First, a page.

Stomatal Patterning


Stomatal development is a model for understanding the integration of multiple inputs into a simple cell fate choice. Intense research during the past decade has revealed mechanisms that govern stomatal development including inter‐ and intracellular signalling, transcriptional regulation, cell polarisation and asymmetric cell divisions. Recent discoveries in Arabidopsis include conserved families of transcription factors that drive differentiation and morphogenesis in the stomatal lineage. Specific proteins and pathways that mediate the transduction of signals, and thereby contribute to fate decisions such as secreted protein ligands, receptor kinases, mitogen activated protein kinase kinases and light and hormones have also recently been described. Studies in Arabidopsis and maize revealed novel proteins polarised within dividing stomatal lineage precursors. Together, these discoveries set the foundation to untangle mechanisms that lead to pattern and cell fate acquisition in plant systems.

Key Concepts:

  • Stomata are cellular pores that regulate gas exchange in plant leaves.

  • Stomatal density and distribution is modulated by the environment and responds to changes in light, CO2 and humidity.

  • Stomatal development provides a framework for the understanding of cell fate, cell–cell signalling and cell polarity in plants.

  • Progression through the stages of stomatal development in Arabidopsis requires a balance of fate promoting transcription factors, and fate and division repressing cell–cell signalling.

  • Based on genetic studies, plants and animals display considerable conservation in the molecules and mechanisms used for developmental fates, but plant‐specific modules are used to generate physically asymmetric cell divisions that characterise early stomatal development.

Keywords: stomata; guard cells; receptor‐like kinases; MAP kinases; cell signalling; development; asymmetric cell division; bHLH transcription factors; cell polarity

Figure 1.

Stomatal distribution and development in leaves. (a) Environmental factors such as light intensity, humidity and CO2 abundance influence stomatal density in leaves. (b) Micrograph of the abaxial Arabidopsis leaf epidermis. Arrowheads indicate pairs of guard cells (GCs) forming stomatal pores. According to the ‘one‐cell spacing rule’, stomata are always separated by at least one pavement cell (P). (c) SPCH, MUTE and FAMA are fate determinants that, with their heterodimerisation partners ICE1/SCRM2, drive stomatal development from undifferentiated protodermal cells (top, white) to meristemoid mother cells (MMC, red), to guard mother cells (GMC, yellow) to pairs of GCs (green).

Figure 2.

Diversity of stomatal pattern. (a) Scanning electron micrograph (SEM) image of pine needle, white arrow points to one of many stomata arranged in long files. (b–c) Resin impression of a leaf of a monocot, the ‘spider plant’. (b) Bottom of leaf, white arrow points to one stoma within a highly regular array of stomata positioned between the leaf veins and (c) top of the same leaf lacking any stomata. (d–e) SEM of the top (d) and bottom (e) of a California poppy (dicot) leaf, white arrows point to stomata present on both surfaces. (f) Impression of a developing Arabidopsis leaf epidermis. Arrows in inset (at higher magnification) show stomata obeying the one‐cell spacing rule.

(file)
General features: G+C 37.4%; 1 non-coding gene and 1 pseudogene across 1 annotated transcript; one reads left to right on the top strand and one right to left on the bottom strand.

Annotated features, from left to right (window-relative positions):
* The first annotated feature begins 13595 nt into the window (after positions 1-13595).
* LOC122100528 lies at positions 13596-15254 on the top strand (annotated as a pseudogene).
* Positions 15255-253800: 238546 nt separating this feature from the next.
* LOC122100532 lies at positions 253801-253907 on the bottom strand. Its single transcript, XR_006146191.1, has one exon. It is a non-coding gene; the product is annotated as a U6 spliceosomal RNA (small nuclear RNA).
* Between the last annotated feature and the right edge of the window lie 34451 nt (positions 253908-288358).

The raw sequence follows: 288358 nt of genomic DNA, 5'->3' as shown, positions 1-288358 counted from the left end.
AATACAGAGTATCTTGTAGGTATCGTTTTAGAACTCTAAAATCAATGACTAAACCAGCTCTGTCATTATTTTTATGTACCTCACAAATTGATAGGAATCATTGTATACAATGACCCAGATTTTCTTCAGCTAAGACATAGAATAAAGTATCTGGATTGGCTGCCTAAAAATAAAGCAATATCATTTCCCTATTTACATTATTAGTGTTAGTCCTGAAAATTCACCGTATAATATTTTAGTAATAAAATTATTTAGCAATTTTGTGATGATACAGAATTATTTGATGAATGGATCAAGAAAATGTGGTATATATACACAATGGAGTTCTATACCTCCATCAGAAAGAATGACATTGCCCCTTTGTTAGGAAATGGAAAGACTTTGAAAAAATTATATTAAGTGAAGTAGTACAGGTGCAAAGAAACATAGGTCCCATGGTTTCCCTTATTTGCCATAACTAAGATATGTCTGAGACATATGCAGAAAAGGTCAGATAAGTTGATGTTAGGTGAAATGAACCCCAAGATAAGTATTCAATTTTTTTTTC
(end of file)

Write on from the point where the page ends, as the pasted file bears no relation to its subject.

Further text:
Figure 3.

Signalling cascades integrate inter‐ and intracellular signals to promote certain fate decisions. The secreted peptides EPF1/2 and STOMAGEN bind to membrane bound receptors TOO MANY MOUTHS (TMM, pink) and receptor kinases from the ERECTA family (ERf, blue, green and turquoise). The three members of ER family can potentially interact with each other in several ways; here, one example of different heterodimers is shown. TMM can bind to ERf complexes and regulate their function. On activation, ERf receptors lead to the phosphorylation of the MAPKKK YODA which in turn phosphorylates MKK4/5 which phosphorylates MPK3/6. This cascade inhibits SPCH action and therefore limits meristemoid production. The GSK3β kinase BRASSINOSTEROID INSENSITIVE 2 (BIN2) inhibits YDA, MKK4 and SPCH, a counterintuitive regulation because the MAPKs act oppositely of SPCH, however, such forms of regulation have been seen as fine tuning regulatory responses. The RING E3 ubiquitin ligase CONSTITUTIVE PHOTOMORPHOGENIC 1 (COP1) integrates light signals and inhibits meristemoid production, presumably through interaction with YODA.



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Further Reading

Grunewald W and Friml J (2010) The march of the PINs: developmental plasticity by dynamic polar targeting in plant cells. EMBO Journal 29: 2700–2714.

Lau OS and Deng XW (2012) The photomorphogenic repressors COP1 and DET1: 20 years later. Trends in Plant Science 17: 584–593.

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How to Cite close
Bringmann, Martin, and Bergmann, Dominique C(Sep 2013) Stomatal Patterning. In: eLS. John Wiley & Sons Ltd, Chichester. [doi: 10.1002/9780470015902.a0020125.pub2]